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I am currently trying to apply some results from Choquet theory - i.e., the generalisation of results by Minkowski and Krein-Milman for representing points in a compact, convex set C by probability measures over its extreme points, ext C = { x ∈ C : C - { x } is convex }.

My main problem is with explicitly describing the set of extreme points for a particular convex set, namely the set C of concave functions over the k-simplex that vanish at the vertices of the simplex and have sup-norm at most 1. I've convinced myself that this set of functions in compact and convex and so the Choquet's theorem applies. However, apart from the case of the 1-simplex I am struggling to say anything about what the extreme functions might be.

In the case of the 1-simplex, the functions in ext C are "tents" with height 1, that is, functions f that are zero on the boundaries and rise linearly to a single point x where f(x)=1. I suspect that in the case of the 2-simplex the extreme functions are also piece-wise linear concave functions with height 1. I have considered a number of candidates (the functions formed by the taking the minimum of 3 affine functions, each zero on a different vertex) but am having trouble showing that the candidates are actually extreme.

Does anyone know of any techniques for identifying extreme points of convex sets?

Pointers to applications of Choquet's theorem that explicitly construct ext C and the probability measure for a given point in C would also be much appreciated. My reading in this area has only got me as far as Phelps' monograph "Lectures on Choquet Theory" and a survey article by Nina Roy titled "Extreme Points of Convex Sets in Infinite Dimensional Spaces".

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I've since found a paper that more or less answers my question. In case anyone else is interested it is "Extremal Convex Functions", Bronshtein, E.M., Sibirskii Matematicheskii Zhurnal, Vol. 19, No 1., 1978 springerlink.com/content/k89m467j865uw7x2 –  Mark Reid Dec 15 '09 at 2:46
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2 Answers 2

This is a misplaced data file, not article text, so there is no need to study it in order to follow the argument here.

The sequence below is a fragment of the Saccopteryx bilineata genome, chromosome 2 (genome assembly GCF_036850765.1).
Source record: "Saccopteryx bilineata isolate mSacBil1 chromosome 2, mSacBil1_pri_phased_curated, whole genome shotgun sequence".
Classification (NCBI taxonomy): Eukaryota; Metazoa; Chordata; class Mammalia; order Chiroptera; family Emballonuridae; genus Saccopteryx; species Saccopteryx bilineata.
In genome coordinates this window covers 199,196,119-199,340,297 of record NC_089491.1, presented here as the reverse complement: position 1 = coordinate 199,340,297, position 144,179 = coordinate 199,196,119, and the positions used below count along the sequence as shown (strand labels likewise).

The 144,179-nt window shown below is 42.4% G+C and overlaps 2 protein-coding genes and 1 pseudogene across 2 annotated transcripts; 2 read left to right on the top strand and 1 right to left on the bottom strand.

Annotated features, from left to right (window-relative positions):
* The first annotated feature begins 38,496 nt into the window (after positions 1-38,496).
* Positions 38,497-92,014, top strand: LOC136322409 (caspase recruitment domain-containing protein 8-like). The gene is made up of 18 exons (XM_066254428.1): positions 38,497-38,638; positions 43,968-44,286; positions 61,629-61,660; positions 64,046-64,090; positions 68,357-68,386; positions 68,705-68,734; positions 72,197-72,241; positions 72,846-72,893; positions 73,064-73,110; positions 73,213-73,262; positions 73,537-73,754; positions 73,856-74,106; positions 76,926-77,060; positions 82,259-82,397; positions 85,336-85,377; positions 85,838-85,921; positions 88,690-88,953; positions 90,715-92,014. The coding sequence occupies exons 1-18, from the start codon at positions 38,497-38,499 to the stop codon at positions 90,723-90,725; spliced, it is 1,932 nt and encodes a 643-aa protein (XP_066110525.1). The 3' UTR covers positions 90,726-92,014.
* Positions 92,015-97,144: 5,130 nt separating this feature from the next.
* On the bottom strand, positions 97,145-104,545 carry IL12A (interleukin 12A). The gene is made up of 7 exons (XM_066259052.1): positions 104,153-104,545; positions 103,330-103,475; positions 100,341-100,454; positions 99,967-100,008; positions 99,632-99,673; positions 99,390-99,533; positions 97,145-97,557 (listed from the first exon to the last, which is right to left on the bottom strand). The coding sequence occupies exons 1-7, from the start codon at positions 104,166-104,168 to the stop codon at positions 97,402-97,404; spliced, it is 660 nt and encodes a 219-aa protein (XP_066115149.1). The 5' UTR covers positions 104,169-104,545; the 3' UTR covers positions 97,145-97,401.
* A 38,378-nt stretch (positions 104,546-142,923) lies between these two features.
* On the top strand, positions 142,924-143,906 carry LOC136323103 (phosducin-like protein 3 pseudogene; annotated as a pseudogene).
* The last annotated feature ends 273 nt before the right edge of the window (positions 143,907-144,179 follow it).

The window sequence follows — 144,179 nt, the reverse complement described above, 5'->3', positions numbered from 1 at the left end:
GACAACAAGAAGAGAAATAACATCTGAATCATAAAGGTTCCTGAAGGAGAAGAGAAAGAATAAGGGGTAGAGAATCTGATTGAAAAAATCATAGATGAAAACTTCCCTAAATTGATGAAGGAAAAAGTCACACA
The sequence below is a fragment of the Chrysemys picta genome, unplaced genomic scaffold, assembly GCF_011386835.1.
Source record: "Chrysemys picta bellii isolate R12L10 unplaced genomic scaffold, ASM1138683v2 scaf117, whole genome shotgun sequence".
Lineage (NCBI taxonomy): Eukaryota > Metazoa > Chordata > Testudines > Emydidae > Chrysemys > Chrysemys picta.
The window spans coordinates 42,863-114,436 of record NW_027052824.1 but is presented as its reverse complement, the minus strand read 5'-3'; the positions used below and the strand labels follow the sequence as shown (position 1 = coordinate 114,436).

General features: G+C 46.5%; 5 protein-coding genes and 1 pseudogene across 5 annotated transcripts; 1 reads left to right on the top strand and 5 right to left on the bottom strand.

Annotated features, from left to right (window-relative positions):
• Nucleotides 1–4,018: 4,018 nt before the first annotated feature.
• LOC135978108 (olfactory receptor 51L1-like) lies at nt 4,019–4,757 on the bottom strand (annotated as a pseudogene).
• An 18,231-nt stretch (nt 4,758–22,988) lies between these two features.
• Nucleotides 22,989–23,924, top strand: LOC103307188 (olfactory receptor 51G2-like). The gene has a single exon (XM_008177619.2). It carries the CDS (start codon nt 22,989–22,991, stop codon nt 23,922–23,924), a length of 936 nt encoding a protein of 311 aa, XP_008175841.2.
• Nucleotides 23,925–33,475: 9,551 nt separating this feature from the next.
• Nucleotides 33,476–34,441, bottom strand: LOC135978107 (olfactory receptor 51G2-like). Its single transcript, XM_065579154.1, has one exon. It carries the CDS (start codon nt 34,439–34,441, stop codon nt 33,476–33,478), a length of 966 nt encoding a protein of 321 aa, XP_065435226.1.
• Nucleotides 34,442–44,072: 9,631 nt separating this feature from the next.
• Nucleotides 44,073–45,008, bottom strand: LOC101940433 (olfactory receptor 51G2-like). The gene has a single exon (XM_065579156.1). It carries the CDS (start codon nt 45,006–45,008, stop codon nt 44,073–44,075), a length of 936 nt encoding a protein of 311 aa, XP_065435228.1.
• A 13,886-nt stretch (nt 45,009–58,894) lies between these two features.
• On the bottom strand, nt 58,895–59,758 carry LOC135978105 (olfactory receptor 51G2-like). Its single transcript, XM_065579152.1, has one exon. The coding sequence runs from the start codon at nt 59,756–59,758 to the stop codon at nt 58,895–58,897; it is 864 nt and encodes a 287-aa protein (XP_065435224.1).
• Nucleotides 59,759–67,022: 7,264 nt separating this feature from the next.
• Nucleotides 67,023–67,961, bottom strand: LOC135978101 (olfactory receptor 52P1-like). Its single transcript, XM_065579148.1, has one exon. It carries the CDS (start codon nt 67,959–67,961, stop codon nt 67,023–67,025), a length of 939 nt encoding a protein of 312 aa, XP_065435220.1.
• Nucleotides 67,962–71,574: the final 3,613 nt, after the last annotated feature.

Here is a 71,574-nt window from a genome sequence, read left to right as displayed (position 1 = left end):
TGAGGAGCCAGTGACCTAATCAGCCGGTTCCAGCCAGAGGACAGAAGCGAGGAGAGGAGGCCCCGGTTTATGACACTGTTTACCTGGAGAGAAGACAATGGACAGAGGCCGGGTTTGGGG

up vote 6 down vote accepted

There are more candidates for the extreme points. Take any compact convex subset of the simplex, then take the infimum of all affine functions that are ≥ the characteristic function of the subset. You could start with more arbitrary subsets, but the result is the same.

As far as general techniques go, I don't have any, except when the set is given by inequalities, try to make as many of them equalities as you can. In this case, make your functions equal to 1 or to 0 as much as possible, and as affine as you can make them.

By the way, don't you have a problem with compactness? Take tents on points $x_n$ and let $x_n$ converge to a vertex of the simplex.

Edit: I realized that you wanted a proof. Let S be the simplex, let K be a closed convex subset (not containing a corner of S), and let f be the inf of all affine functions ≥ 0 on S and ≥ 1 on K. Assume $2f=g+h$. Then g and h are both equal to 1 on K, and since they are concave they are infimums of affine functions, and so both are $\ge f$. But then they must both be equal to f.

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If I understand your candidates in the case of the 1-simplex, these would be functions over [0,1] that are trapeziums with a flat top over [a,b]? I don't think these are extreme though - an appropriately weighted sum of "tents" plus some proportion of the 0 function (also extreme) would show these are a convex combination of other points in C. –  Mark Reid Nov 19 '09 at 5:02
    
@mark: No, a proper convex combination of a tent with anything else in your set will be less than 1 wherever the tent is less than 1. –  Harald Hanche-Olsen Nov 19 '09 at 5:04
    
Regarding compactness, I think you may have a point. Those function would converge to a point that is non-zero over a vertex and thus not in C. I may have to rethink my construction. –  Mark Reid Nov 19 '09 at 5:04
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The obvious candidates are the functions that have height 1 at some single point x other than a vertex, vanish on the boundary cells of the simplex that do not contain x, and are linear along any line segment from x to the boundary. They obviously belong to C, and no function with height 1 at x can have a smaller value than one of these functions at any other point without destroying concavity.

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I'd also considered these as candidates. Does your argument show that they constitute all of ext C? –  Mark Reid Nov 19 '09 at 5:07
    
David's candidates are a subset of mine – just take a singleton set and follow my construction. –  Harald Hanche-Olsen Nov 19 '09 at 5:28
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